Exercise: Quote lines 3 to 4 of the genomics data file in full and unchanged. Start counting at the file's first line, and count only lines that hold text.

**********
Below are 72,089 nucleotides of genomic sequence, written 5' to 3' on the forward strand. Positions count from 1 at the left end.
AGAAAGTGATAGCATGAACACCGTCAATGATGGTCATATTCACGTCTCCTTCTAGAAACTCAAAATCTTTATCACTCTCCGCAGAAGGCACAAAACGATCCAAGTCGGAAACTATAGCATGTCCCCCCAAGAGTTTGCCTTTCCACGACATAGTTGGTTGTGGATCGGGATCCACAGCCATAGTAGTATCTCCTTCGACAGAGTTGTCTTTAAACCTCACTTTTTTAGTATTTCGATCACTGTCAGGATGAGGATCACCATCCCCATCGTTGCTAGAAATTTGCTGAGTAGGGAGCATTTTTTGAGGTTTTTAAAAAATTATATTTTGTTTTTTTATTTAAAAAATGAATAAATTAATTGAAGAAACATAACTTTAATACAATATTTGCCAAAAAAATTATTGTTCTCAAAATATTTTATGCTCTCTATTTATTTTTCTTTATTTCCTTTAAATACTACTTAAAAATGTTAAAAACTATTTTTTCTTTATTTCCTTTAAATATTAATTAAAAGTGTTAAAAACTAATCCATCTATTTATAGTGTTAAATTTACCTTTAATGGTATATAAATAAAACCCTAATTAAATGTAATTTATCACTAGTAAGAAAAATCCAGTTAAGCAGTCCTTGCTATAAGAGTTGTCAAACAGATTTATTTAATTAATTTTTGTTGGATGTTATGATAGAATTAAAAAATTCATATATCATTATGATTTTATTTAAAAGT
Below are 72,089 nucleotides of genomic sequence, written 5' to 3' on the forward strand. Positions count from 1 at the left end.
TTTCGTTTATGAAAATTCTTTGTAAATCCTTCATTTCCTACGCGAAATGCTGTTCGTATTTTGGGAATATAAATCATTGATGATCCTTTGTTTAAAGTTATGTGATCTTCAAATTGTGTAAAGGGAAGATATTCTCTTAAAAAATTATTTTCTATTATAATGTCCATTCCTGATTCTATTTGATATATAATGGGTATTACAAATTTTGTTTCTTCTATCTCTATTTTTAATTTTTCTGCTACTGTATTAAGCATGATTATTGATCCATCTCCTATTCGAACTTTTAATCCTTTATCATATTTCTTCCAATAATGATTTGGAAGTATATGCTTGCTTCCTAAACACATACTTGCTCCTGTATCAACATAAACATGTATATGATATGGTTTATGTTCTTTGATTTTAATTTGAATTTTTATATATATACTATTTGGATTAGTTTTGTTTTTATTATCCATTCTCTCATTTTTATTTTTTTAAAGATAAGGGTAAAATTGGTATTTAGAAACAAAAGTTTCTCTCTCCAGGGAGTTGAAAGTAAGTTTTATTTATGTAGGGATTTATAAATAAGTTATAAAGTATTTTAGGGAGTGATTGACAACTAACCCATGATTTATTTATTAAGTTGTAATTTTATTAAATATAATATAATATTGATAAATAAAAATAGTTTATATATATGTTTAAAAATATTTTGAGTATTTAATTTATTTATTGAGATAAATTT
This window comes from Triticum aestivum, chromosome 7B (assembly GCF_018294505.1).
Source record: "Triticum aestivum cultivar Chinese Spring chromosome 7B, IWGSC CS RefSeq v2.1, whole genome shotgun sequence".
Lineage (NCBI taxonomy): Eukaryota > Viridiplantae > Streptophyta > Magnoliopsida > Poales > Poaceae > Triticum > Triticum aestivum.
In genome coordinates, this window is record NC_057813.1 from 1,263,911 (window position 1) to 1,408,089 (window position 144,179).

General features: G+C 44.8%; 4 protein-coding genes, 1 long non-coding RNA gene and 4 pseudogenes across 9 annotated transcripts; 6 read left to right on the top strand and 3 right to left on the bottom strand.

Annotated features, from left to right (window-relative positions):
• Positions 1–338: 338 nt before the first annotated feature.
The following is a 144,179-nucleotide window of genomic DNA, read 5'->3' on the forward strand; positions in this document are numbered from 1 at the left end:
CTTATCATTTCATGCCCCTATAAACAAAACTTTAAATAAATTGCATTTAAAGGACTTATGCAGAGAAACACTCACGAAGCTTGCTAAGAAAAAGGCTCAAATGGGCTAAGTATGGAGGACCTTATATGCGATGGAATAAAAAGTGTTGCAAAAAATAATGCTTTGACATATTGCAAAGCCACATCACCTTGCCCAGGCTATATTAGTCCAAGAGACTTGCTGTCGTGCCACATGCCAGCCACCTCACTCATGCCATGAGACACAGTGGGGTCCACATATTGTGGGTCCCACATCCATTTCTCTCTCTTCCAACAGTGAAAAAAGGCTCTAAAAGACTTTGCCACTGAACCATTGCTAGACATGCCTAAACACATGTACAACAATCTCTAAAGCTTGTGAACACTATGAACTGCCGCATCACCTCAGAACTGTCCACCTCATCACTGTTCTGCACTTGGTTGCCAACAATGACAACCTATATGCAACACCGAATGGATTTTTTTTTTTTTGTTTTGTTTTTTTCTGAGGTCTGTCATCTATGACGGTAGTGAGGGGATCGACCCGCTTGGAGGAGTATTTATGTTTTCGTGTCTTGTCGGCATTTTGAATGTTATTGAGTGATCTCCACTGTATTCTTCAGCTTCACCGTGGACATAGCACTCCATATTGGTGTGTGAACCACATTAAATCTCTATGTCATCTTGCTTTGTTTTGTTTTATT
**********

Below are 72,089 nucleotides of genomic sequence, written 5' to 3' on the forward strand. Positions count from 1 at the left end.
TTTCGTTTATGAAAATTCTTTGTAAATCCTTCATTTCCTACGCGAAATGCTGTTCGTATTTTGGGAATATAAATCATTGATGATCCTTTGTTTAAAGTTATGTGATCTTCAAATTGTGTAAAGGGAAGATATTCTCTTAAAAAATTATTTTCTATTATAATGTCCATTCCTGATTCTATTTGATATATAATGGGTATTACAAATTTTGTTTCTTCTATCTCTATTTTTAATTTTTCTGCTACTGTATTAAGCATGATTATTGATCCATCTCCTATTCGAACTTTTAATCCTTTATCATATTTCTTCCAATAATGATTTGGAAGTATATGCTTGCTTCCTAAACACATACTTGCTCCTGTATCAACATAAACATGTATATGATATGGTTTATGTTCTTTGATTTTAATTTGAATTTTTATATATATACTATTTGGATTAGTTTTGTTTTTATTATCCATTCTCTCATTTTTATTTTTTTAAAGATAAGGGTAAAATTGGTATTTAGAAACAAAAGTTTCTCTCTCCAGGGAGTTGAAAGTAAGTTTTATTTATGTAGGGATTTATAAATAAGTTATAAAGTATTTTAGGGAGTGATTGACAACTAACCCATGATTTATTTATTAAGTTGTAATTTTATTAAATATAATATAATATTGATAAATAAAAATAGTTTATATATATGTTTAAAAATATTTTGAGTATTTAATTTATTTATTGAGATAAATTT